In the kick that followed Phil Glowinski of VC Londres took the win, with Rob taking out second place. Game on for the rest of the weekend, and not having Rob in yellow we assumed was a good thing.
With Rob in a good position, and with some time on the rest of the group thanks to the time bonuses, the plan for S2 was realistically going to be mark the early moves, then try and help Rob get into a split and build further time. Its a suitable finish for him, so we’d be confident of more time if he was in the selection. However the way it unfolded was very different.
The circuit itself was tough, winding small lanes for a lot of it, with a longer climb to the finish, followed by another climb just after. It was always going to be the hardest day, with 8 laps on a sapping circuit. My gameplan was just to help out where I could. I spent the first half of the race just marking strong looking moves out with Sam and Ed’s help. An early break eventually got away with Pat in it which seemed to be going well. However near halfway the race was stopped due to riding standards, which neutralised that gap. In the next part of the race, I saw Arlen from RPR moving up so decided to jump on his wheel. Knowing he’s a strong rider with a few recent wins. However, he proceeded to just drill it on the front for no apparent reason. Not in an attempt to get away, just to ride which I thought was a bit odd, so I just sat on. They didn’t have anyone up on GC, so their only hope was for a break. Which was why gassing it on the front seemed strange. Eventually he gave me the elbow, at which point I rolled through easy, to be asked why I wasn’t riding??
In the next couple of laps Rob tried getting off the front, but the entire bunch was not interested in letting that happen and he was thoroughly chased down. Even to be told by RPR that they wouldn’t/couldn’t ride with him. Bizarre considering getting up the road with our strongest rider, was also probably their best hope of a good GC placing.
After a few more laps of hard riding there was a brief lull when a split happened and 12 or so riders slipped off the front. Pretty much one from every team including Pat from Paceline. Initially we were happy to let it go, as there didn’t seem to be many of the properly strong riders involved. As were the bunch, and we soft tapped it round letting the gap build. Looking back at this point, we should have shut the gap down but that didn’t happen.
Fast forward to the finish, the last lap was a bit faster. Coming into the finish Rob took the hill early and was first of the bunch to finish, followed by Percival of RPR. I was 8th or so of the bunch. After crossing the line it turned out a Twickenham had won, with Pat 7th and so 30s down on GC. Rob was now 2:50ish down due to the break. A slightly odd and frustrating day. Still I was happy to get round and be of use to an extent.
Pos Name Surname Club/Team Overall
1 Edmund Bishop VC Meudon 05:21:57
2 Oliver Richardson Twickenham CC 05:21:59
3 Wayne Beba Adalta CC 05:22:20
4 GARY BRIND Southdowns Bikes CASCO 05:22:28
5 Ian Bray Addiscombe CC 05:22:28
6 James Stannard Dulwich Paragon CC 05:22:31
7 Ray Wilson London Dynamo 05:22:32
8 Pat Wright Paceline RT 05:22:35
9 Chris Nicholls Regent’s Park Rouleurs 05:22:35
10 Keith Watson Adalta CC 05:22:38
11 Andy Critchlow WyndyMilla 05:23:25
12 David Murrell London Phoenix 05:23:26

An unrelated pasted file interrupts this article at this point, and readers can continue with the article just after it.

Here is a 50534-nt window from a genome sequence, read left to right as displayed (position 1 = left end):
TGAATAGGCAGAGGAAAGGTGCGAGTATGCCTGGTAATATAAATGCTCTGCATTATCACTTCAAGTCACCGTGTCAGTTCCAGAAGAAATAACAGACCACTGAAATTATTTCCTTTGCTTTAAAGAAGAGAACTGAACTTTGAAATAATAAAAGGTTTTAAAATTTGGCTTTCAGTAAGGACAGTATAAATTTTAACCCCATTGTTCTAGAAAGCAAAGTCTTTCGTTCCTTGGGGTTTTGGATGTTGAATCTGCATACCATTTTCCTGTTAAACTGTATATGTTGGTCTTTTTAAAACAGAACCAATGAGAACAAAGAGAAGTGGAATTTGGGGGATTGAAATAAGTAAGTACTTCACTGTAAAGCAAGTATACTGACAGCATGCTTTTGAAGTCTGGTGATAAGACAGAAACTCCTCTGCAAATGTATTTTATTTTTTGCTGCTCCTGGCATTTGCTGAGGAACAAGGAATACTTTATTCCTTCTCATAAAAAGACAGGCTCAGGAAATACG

13 Ian Paine London Dynamo 05:23:28
14 michael coyle Brighton Mitre 05:23:36
15 Philip Glowinski VC de Londres 05:24:33
16 Rob Sharland Paceline RT 05:24:42
17 Michael Guilford VC Meudon 05:24:56
18 Tom Percival Regent’s Park Rouleurs 05:25:02
19 Jack Freeman VC Meudon 05:25:04
20 Paul Hollingsworth London Dynamo 05:25:04
Realistically, Pat, who I hope won’t mind me saying doesn’t have a sprint. So with Day 3 a flat circuit, it was tough to imagine him moving up the GC by anything other than a solo 30s break. No small ask. RPR we’re in the exact same situation with a rider in 9th. All other teams had a GC hopeful high up the ranking. Now this meant, that all other teams would be protecting their riders, and probably riding fairly negatively. Rob was over 2 minutes down, so for him to force a result he needed to make up that time on the stage, in a break, with no other GC hopefuls around him. Another huge ask. In which case you’d have thought RPR would have been keen to work to get up the road with us….
So out we headed to try and force something of a result. The first lap was pretty leg stinging. RPR sat on the front drilling it again for some unknown reason, until they almost went the wrong way at a roundabout and things slowed up a touch. Not long after a Dynamo and a Morvelo chipped off the front. After half a lap and a few attempts Rob managed to split off the front and got after them. The right sort of situation was forming, we just had to be a pain in the bunch and give them the best chance of building the gap. So that’s exactly what we did, got in the way of the chasing bunch, and set false tempo to try and let the gap build. Dynamo, Twickenham, Adalta and Meudon were all fairly active in trying to bring the race back together, but we were doing enough that the gap got out to 1:30.
Unfortunately it wasn’t going out past that. After another few laps of following everything that was going. RPR came to the front and repeatedly set a pretty good pace to bring the gap down, and or try and chip off the front. Again slightly bizarre considering their GC position. Dynamo were also trying similar, again odd attacking one of their own up the road. In hindsight perhaps we should have let an RPR or a dynamo go, in order to strengthen the group up the road. However, given yellow and green were never far behind, they were always there to jump with them. So shutting them down was also required, and then it was all back together again.